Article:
Do We Limit Ourselves?

I’ve been smacked in the face with the fact that I put limits on myself.

Not only on what I can accomplish – but also on what I could even dream of accomplishing.

Most often I blame my limitations on time. But I also fall into believing that emotionally, mentally, physically, or spiritually I just don’t have it in me to do all that I want to on a daily, weekly, or monthly basis.

But, is that what God wants from me?
Or from you?

Over the course of the last few days, I’ve heard three stories about people who came from difficult circumstances, only to rise far above them to make their dreams happen. They worked hard and persevered—regardless of horrible childhoods, addictions, or other challenges. They accomplished what they set out to do because somewhere inside of them, they believed they could.

One such story is about Nick Vujicic, a young man born without legs or limbs, and only a small foot with two toes on his left side. Doctors could find no medical reason for his condition.

Nick credits God for giving him the strength to rise above enormous obstacles. He types with his toes, maneuvers his body where he needs to, and even swims in a pool without fear of drowning.

Nick doesn’t accept what most people would call limiting factors in his life. He isn’t satisfied with just living and getting by. Instead, he’s taken his love for people and passion to bring hope to thousands. He’s traveled to 19 nations and made over 1,600 speaking appearances.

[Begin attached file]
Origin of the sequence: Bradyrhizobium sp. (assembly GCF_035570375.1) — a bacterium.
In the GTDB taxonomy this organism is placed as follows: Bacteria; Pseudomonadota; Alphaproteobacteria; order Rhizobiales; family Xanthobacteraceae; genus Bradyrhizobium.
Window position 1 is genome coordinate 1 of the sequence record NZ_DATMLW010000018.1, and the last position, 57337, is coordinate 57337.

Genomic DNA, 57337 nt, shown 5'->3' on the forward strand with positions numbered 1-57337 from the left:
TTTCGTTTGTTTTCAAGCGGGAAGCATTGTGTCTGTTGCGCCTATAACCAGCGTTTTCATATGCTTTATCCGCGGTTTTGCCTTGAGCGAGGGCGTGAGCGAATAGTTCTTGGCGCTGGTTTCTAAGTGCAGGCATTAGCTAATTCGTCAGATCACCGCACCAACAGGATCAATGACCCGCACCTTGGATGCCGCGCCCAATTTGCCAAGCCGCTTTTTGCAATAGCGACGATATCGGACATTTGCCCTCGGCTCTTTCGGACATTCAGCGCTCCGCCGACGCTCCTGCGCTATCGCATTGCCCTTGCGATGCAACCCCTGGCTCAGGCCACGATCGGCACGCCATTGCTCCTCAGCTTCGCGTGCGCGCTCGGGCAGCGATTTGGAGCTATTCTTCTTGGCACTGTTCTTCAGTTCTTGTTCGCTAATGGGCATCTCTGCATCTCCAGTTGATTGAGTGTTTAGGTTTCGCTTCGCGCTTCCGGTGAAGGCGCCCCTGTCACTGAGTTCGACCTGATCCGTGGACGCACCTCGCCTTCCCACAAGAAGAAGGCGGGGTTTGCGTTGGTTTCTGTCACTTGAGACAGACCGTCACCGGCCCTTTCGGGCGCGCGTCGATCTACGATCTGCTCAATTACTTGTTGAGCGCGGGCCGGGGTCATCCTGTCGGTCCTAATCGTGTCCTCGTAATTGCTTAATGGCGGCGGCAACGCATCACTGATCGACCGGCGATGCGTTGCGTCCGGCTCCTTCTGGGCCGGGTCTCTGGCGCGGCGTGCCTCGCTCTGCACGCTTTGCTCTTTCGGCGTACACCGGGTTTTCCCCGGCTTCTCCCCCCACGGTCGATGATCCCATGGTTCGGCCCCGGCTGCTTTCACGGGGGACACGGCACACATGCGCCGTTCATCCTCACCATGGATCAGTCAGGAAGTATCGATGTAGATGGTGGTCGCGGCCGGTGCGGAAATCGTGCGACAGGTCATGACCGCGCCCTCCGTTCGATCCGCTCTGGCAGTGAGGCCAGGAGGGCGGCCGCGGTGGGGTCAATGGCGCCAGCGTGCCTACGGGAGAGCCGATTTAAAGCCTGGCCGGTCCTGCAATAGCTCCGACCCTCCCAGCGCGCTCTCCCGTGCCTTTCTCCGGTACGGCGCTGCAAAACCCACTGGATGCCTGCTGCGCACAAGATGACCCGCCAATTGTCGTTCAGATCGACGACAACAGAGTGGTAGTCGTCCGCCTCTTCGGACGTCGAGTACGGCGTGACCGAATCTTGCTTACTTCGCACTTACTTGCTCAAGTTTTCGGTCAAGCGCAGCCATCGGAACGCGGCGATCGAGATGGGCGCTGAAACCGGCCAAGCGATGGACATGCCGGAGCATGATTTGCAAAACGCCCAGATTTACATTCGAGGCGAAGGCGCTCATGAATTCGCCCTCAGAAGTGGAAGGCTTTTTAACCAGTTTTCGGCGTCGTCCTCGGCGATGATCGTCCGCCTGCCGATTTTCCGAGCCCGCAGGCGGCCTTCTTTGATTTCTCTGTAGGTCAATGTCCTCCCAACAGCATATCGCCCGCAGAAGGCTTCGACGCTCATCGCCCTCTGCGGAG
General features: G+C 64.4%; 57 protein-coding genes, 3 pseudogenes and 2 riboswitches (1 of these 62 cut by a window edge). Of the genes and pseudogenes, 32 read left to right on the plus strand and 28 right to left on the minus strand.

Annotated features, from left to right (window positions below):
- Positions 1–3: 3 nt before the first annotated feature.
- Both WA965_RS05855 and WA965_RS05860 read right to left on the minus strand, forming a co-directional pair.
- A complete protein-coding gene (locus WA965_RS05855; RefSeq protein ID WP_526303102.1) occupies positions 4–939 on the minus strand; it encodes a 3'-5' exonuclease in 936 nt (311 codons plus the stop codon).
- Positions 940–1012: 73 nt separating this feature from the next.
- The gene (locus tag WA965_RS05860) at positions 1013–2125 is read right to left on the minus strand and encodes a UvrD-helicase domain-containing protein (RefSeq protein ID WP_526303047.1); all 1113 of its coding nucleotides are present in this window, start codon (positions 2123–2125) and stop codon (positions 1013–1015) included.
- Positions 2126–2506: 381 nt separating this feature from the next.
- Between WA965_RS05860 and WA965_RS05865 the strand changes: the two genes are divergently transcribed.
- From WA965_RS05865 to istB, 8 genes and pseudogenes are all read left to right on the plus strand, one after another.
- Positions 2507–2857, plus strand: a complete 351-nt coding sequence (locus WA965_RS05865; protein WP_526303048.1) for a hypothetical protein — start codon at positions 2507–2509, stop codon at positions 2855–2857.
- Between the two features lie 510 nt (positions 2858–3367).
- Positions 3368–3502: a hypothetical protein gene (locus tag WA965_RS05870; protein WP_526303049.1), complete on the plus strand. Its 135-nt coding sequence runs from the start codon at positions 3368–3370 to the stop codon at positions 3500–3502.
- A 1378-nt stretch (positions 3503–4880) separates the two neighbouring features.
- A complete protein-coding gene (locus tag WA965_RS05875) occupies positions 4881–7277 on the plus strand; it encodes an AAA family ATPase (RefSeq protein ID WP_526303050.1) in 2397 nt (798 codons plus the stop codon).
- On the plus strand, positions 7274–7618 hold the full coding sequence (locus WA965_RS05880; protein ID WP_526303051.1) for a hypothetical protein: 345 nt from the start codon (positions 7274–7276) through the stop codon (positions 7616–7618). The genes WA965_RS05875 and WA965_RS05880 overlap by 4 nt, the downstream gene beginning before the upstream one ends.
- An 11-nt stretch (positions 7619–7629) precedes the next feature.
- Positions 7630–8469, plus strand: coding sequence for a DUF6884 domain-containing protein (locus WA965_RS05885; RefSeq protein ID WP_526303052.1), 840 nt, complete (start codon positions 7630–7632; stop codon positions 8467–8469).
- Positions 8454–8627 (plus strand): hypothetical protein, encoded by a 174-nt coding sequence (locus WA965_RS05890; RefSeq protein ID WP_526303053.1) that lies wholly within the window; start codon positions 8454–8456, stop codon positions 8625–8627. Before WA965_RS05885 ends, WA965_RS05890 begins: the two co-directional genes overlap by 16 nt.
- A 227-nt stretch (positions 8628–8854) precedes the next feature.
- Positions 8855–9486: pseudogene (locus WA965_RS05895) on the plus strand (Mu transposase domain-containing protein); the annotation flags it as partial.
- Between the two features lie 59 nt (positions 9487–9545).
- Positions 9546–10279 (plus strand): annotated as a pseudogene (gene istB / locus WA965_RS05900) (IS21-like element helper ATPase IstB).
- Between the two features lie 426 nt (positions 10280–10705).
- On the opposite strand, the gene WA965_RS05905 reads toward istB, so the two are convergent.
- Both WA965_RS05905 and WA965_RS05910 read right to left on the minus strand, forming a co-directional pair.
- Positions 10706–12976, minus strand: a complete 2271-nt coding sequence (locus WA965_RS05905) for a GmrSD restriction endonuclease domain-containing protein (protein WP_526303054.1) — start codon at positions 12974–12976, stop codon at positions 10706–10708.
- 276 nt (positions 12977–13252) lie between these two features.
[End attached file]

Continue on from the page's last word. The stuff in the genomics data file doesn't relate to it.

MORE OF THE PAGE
“God has used me to let people know in countless schools, churches, prisons, orphanages, hospitals, stadiums and in face-to-face encounters with individuals how very precious they are to God. Secondly, it’s my pleasure to assure them that God does have a plan for their lives that is purposeful. For God took my life, one that others might disregard as having any significance and filled me with His purpose and showed me His plans to move hearts and lives toward Him. Understanding this, though faced with struggles, you can overcome too.” Nick Vujicic

Nick inspires me to believe in myself. I don’t need—nor should I—put limits on what I can do.

Is there something you dream of doing? Don’t limit yourself.

To find out more about Nick Vujicic and his ministry, visit these websites.